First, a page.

“I understand what you’re saying… I just can’t remember it when I get home.”
In stressful situations, and clinical encounters are often stressful for patients, even the most attentive will miss some key information. Since modern medical practice is increasingly a partnership between clinician and patient, discussion and understanding are crucial. High-quality consumer health resources, both in print and online, help busy clinicians and patients stay on the same page.
The library section of the College website (www.cpsbc.ca) provides a suggested list under “Patient Information,” including local organizations like HealthLinkBC and Vancouver Coastal Health. These sites have extensive collections of topics, and not only do they give a local perspective, they come in a number of languages.
Another free, authoritative, multi-language site, supported by the US National Institutes of Health, is MedlinePlus. This site includes information on drugs, alternative medicine, and many other topics; tutorials; and links to other reliable sources.
For patient leaflets and handouts, physicians may go to the American Academy of Family Physicians’ FamilyDoctor.org website or log in to MD Consult or AccessMedicine. MD Consult has the added benefit of allowing clinicians to customize pamphlets to include the physician’s name, address, and additional patient instructions.
Your patients may prefer to do their own Internet searching for health information. To help them evaluate the quality of a site, a useful guide is to look for the Health on the Net symbol on the site’s home page. This symbol indicates that the site follows the quality-control guidelines developed by the HON Foundation, a nonprofit, nongovernmental organization founded to ensure ethical standards for online medical information. HON certification is another way to differentiate between good quality sites and those with strictly commercial motives.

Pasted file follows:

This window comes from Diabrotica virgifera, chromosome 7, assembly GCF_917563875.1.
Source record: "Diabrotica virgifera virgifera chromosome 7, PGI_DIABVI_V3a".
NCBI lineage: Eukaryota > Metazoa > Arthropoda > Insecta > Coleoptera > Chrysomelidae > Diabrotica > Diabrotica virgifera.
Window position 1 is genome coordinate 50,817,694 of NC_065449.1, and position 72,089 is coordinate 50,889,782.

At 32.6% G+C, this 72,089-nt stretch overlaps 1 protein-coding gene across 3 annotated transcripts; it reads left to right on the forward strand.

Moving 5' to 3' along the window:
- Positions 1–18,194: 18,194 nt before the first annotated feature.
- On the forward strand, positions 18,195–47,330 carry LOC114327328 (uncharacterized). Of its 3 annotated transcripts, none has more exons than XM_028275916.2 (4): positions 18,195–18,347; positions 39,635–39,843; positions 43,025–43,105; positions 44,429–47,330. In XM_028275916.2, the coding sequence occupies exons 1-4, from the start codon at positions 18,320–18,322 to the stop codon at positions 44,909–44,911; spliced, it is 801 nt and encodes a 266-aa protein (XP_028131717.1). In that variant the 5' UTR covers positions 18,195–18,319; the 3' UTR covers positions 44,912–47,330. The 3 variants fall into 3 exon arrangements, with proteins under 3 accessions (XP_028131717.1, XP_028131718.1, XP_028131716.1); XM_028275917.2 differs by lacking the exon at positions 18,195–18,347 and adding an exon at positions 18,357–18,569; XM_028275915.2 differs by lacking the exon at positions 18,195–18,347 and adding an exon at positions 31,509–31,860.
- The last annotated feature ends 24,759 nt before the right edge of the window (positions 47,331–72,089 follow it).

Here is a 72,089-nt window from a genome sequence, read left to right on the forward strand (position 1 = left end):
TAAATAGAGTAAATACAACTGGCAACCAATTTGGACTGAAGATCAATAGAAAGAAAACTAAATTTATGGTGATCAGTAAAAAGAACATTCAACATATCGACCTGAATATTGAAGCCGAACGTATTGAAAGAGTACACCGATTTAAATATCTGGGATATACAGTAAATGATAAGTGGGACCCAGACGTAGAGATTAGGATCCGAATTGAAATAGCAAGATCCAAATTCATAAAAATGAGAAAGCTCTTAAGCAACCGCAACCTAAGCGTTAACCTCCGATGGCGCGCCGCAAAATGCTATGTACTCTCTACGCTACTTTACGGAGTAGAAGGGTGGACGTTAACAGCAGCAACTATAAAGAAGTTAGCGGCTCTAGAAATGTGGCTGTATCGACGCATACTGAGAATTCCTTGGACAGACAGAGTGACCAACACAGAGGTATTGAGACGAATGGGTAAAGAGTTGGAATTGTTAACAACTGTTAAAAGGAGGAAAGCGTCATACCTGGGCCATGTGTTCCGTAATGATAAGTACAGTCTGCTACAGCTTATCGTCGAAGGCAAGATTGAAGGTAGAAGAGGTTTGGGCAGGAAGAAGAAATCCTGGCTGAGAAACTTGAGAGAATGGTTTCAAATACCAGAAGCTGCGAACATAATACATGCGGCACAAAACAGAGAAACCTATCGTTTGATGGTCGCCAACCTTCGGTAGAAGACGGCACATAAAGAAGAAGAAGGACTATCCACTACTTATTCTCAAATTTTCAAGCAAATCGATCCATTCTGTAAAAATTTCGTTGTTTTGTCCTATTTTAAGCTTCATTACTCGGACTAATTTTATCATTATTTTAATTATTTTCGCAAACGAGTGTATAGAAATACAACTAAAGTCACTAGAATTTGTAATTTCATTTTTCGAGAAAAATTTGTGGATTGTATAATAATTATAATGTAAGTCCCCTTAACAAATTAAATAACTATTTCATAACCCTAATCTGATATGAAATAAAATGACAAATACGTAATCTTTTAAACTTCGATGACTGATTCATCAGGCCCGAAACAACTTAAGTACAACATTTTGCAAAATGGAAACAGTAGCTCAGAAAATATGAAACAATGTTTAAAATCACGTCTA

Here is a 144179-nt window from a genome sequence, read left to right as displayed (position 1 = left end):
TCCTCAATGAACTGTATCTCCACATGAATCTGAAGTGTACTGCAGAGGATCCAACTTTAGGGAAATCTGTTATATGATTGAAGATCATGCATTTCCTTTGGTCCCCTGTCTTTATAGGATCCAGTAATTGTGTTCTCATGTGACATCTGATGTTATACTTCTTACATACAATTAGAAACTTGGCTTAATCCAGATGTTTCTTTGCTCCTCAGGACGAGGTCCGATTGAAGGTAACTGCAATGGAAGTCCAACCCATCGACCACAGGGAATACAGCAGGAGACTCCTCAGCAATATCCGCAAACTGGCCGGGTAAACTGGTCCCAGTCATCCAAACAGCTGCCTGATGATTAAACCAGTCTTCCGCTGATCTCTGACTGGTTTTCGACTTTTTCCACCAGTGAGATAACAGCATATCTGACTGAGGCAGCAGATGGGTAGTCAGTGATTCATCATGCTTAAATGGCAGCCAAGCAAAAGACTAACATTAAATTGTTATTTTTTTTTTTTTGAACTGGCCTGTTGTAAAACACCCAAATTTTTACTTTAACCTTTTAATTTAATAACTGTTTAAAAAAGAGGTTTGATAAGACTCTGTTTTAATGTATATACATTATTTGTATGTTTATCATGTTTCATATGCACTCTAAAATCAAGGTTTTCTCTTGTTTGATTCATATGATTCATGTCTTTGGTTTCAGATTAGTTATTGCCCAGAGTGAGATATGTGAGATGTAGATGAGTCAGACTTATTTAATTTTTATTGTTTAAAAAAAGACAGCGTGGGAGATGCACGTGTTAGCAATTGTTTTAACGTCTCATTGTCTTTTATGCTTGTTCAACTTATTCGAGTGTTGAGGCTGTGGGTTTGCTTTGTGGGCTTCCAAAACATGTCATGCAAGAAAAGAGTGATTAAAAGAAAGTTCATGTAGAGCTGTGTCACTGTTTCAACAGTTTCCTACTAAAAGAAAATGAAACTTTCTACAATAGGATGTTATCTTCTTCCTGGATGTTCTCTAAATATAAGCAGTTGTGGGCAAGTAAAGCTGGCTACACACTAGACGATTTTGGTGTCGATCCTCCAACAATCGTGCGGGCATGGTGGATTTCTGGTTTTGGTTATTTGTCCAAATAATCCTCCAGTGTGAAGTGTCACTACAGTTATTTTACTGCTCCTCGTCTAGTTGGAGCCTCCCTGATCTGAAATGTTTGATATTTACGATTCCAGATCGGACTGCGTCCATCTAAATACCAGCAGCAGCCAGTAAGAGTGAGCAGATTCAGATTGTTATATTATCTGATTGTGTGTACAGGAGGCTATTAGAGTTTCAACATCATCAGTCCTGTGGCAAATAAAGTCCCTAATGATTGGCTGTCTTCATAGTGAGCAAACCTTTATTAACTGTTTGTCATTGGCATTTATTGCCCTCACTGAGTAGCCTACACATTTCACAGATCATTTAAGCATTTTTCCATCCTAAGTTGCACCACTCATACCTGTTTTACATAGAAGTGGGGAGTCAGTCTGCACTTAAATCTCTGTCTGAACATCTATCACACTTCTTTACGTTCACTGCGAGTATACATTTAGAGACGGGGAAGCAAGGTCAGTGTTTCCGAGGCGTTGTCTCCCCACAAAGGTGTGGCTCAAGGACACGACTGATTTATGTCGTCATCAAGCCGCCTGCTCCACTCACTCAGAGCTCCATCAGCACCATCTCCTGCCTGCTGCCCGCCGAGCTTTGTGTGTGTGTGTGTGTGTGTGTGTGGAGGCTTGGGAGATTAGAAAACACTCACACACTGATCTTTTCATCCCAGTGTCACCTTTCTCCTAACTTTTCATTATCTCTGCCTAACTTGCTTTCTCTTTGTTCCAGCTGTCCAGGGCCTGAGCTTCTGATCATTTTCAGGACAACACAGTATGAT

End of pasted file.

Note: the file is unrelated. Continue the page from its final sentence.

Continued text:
This article is the opinion of the Library of the College of Physicians and Surgeons of BC and has not been peer reviewed by the BCMJ Editorial Board.
Above is the information needed to cite this article in your paper or presentation. The International Committee
of Medical Journal Editors (ICMJE) recommends the following citation style, which is the now nearly universally
accepted citation style for scientific papers:
Halpern SD, Ubel PA, Caplan AL, Marion DW, Palmer AM, Schiding JK, et al. Solid-organ transplantation in HIV-infected patients. N Engl J Med. 2002;347:284-7.
About the ICMJE and citation styles
The ICMJE is small group of editors of general medical journals who first met informally in Vancouver, British Columbia, in 1978 to establish guidelines for the format of manuscripts submitted to their journals. The group became known as the Vancouver Group. Its requirements for manuscripts, including formats for bibliographic references developed by the U.S. National Library of Medicine (NLM), were first published in 1979. The Vancouver Group expanded and evolved into the International Committee of Medical Journal Editors (ICMJE), which meets annually. The ICMJE created the Recommendations for the Conduct, Reporting, Editing, and Publication of Scholarly Work in Medical Journals to help authors and editors create and distribute accurate, clear, easily accessible reports of biomedical studies.
An alternate version of ICMJE style is to additionally list the month an issue number, but since most journals use continuous pagination, the shorter form provides sufficient information to locate the reference. The NLM now lists all authors.
BCMJ standard citation style is a slight modification of the ICMJE/NLM style, as follows:
- Only the first three authors are listed, followed by "et al."
- There is no period after the journal name.
- Page numbers are not abbreviated.
For more information on the ICMJE Recommendations for the Conduct, Reporting, Editing, and Publication of Scholarly Work in Medical Journals, visit www.icmje.org